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Optical components

Opto Speed in Trouble

As if bankruptcy weren’t bad enough, some of the ex-staff of Switzerland’s Opto Speed Holdings SA are now tobogganing all over each other in their attempts to rescue the innovative developer of opto-electronic modules.

The saga started last month when the company’s two biggest investors, The Carlyle Group, and ABN AMRO, declined to stump up any more cash, according to Sabine Wetzel, until recently the company’s head of human resources.

Under Swiss law, this forced Opto’s Swiss subsidiary to file for bankruptcy immediately, because it couldn’t pay its staff. As a result, Opto Speed (Zurich) AG closed its doors on July 22, sending home its 40 employees, including Wetzel.

Since then, Opto’s German subsidiary, Opto Speed Deutschland GmbH, followed suit, filing for bankruptcy and making 20 more staff arbeitslos, according to Wetzel. This has yet to be announced officially, she says. Light Reading wasn’t able to confirm this with official sources, and calls to the Opto’s Darmstadt office went unanswered today. The Swiss authorities have published an official notice citing an article in the country’s bankruptcy law that appears to give creditors the authority to sell the assets of the company.

Creditors are scheduled to meet next week, on August 20, to review assets and liabilities of the company, choose a bankruptcy administrator, and select a creditors' committee, according to the official notice. They will also adopt a resolution of the valuation of "various assets" for which offers have already been made.

This could be a reference to plans that Wetzel started putting in place to resurrect the company and restore at least half of the jobs in the Swiss subsidiary. “There are existing customers who want to continue. There are existing suppliers who want to continue,” she says, adding that she’s also found a prospective buyer of the assets, Avalon Photonics Ltd., another Swiss optical components startup, and one that raised money fairly recently (see Avalon Photonics Raises $5.5M).

Wetzel’s plans, however, have hit a problem, because the ex-managers of Opto Speed’s two main product lines -- for photodiodes and superluminescent light emitting diodes (SLEDS) -- have each come up with alternative plans to create separate, smaller companies. If they succeed, the idea of resurrecting Opto Speed itself will be a non-starter, according to Wetzel.

The crunch could come at next Thursday’s creditors’ meeting.

Call out the St. Bernards!

— Peter Heywood, Founding Editor, Light Reading

beachboy 12/4/2012 | 11:34:53 PM
re: Opto Speed in Trouble What's happened to all the SOA suppliers ? Finisar purchased Genoa, but their products ain't being offered. JDSU closed their SOA plant. ALAO is gone. So much for low cost amplification and 3R regeneration.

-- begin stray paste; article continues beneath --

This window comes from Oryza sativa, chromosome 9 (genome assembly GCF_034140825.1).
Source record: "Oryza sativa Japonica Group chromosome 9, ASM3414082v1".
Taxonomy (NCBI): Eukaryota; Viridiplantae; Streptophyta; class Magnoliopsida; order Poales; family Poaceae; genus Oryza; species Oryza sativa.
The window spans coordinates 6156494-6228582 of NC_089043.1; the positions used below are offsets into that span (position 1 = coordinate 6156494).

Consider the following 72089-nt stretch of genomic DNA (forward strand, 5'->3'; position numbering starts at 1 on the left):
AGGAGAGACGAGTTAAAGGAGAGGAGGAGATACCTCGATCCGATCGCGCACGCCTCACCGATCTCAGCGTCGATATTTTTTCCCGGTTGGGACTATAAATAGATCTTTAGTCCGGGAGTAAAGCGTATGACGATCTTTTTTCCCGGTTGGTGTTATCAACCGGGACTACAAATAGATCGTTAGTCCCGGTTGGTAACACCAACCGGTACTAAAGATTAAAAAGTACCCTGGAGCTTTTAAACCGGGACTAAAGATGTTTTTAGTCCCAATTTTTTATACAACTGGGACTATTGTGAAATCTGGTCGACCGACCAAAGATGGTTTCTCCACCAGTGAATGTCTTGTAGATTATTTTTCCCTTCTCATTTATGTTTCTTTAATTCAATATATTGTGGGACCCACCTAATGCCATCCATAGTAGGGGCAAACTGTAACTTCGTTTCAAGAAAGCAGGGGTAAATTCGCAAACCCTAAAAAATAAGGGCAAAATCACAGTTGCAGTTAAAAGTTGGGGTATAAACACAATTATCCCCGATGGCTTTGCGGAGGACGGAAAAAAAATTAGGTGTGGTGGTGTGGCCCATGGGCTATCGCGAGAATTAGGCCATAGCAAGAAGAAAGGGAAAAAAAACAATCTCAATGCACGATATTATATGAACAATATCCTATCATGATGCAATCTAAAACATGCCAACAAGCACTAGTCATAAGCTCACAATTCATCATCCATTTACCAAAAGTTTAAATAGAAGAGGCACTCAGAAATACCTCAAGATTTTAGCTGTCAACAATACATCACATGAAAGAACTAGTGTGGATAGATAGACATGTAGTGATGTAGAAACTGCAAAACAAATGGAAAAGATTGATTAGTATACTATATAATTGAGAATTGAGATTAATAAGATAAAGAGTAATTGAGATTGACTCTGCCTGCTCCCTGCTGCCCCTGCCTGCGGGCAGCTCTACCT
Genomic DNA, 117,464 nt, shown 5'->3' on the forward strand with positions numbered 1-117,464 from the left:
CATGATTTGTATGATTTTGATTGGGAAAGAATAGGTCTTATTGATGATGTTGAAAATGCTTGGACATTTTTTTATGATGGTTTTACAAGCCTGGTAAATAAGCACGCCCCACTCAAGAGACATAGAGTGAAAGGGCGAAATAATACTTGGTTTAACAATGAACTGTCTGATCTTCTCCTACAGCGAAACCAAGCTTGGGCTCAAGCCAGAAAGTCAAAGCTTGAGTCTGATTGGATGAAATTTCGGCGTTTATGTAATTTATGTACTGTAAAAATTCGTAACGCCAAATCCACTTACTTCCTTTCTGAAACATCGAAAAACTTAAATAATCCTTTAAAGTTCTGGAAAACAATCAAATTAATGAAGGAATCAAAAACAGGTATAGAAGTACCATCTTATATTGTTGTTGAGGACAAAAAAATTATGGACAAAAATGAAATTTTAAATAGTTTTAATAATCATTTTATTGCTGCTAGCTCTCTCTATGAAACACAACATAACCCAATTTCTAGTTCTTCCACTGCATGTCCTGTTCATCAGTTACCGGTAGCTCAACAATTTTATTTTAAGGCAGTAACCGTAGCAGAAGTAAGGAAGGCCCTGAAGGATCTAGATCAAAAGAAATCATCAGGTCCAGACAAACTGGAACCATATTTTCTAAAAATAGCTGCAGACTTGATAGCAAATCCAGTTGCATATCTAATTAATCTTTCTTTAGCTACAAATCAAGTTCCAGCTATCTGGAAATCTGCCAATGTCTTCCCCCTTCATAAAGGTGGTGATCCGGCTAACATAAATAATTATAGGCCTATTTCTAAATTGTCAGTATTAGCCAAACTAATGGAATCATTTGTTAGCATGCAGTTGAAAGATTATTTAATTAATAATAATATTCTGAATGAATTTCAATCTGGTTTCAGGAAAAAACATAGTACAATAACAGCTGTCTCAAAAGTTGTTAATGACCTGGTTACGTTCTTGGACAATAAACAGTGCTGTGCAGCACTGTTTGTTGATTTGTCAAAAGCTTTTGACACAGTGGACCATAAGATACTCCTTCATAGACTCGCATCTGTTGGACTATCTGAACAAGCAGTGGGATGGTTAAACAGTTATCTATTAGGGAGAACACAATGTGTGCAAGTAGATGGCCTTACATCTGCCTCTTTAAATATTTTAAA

Peter Heywood 12/4/2012 | 11:34:52 PM
re: Opto Speed in Trouble Kamelian (still alive, although on holiday this week)

Avanex? (Alcatel Optronics had a SOA)

Bookham? (Corning had a SOA. Did Marconi or Nortel have SOAs?)

Quantum (http://www.lightreading.com/do... might have died. Its web site is no longer there.

How about Japanese vendors (Santec?)

Peter Heywood 12/4/2012 | 11:34:51 PM
re: Opto Speed in Trouble I'd like to hear from the product line managers thinking of setting up their own companies.

If I can help rescue efforts by putting possible investors in touch with ex Opto Speed staff, let me know.

Peter Heywood 12/4/2012 | 11:34:50 PM
re: Opto Speed in Trouble Forgot to give my email address:

[email protected]
photopest 12/4/2012 | 11:34:38 PM
re: Opto Speed in Trouble Hey guys on the subject of whos left with SOAs?

What about PLI (princeton lightwave)
Unlike Quantum, thier web page works and if you look through their site they've have had a whole change in mgmt. No bio's but I think their from JDSU-Epitaxx?

Looks like they got a SOA's.
Peter Heywood 12/4/2012 | 11:34:25 PM
re: Opto Speed in Trouble More on Quantum.

Covega has been in touch to point out that its the result of a merger of Quantum and Covega:

http://www.lightreading.com/do...

Here's an excerpt of Covega's email:

Back in early March of 2003, Quantum Photonics and CODEON merged to create COVEGA Corporation. At the time of the merger, COVEGA raised $17.3M in series-A funding. I can assure you that COVEGA is alive and well. In fact, our SOA program is quite strong and is in production with a major system OEM. Please visit www.COVEGA.com for a complete list of our products.

At many different product levels we used to compete with Opto Speed. Their departure from the market is translating to new business for COVEGA on Superluminescent Light Emitting Diodes (SLEDs) and Fabry-Perot Lasers already.

^Eagle^ 12/4/2012 | 11:32:57 PM
re: Opto Speed in Trouble Peter,

You need to read your own web site press releases.

Quantum Photonics did not die or close. QPI was merged with Codeon to form Covega Corporation.

Covega still manufactures and supplies SOA's to the telecom market. Covega is supplying SOA's for the Metro DWDM market including single and multiple wavelength amplification. Covega is also supplying SOA for the CWDM marketplace.

www.covega.com

sailboat
Peter Heywood 12/4/2012 | 11:27:47 PM
re: Opto Speed in Trouble While I was on vacation, this note came in:

InPhenix (www.inphenix.com) has a very similar product line to that of Optospeed. We are a supplier for SOAs, SLDs and FP Lasers. InPhenix is the follow-on company to Axon Photonics' optoelectronics Group. As Axon, we were the sole supplier of 1310 nm SOAs for Lucent's LambdaRouter
project.
Peter Heywood 12/4/2012 | 11:27:47 PM
re: Opto Speed in Trouble Point taken on Quantum/Covega.

There's close to 40,000 docs on our website so it's tough to recall every single one...but yes, I could have tried the search tool.
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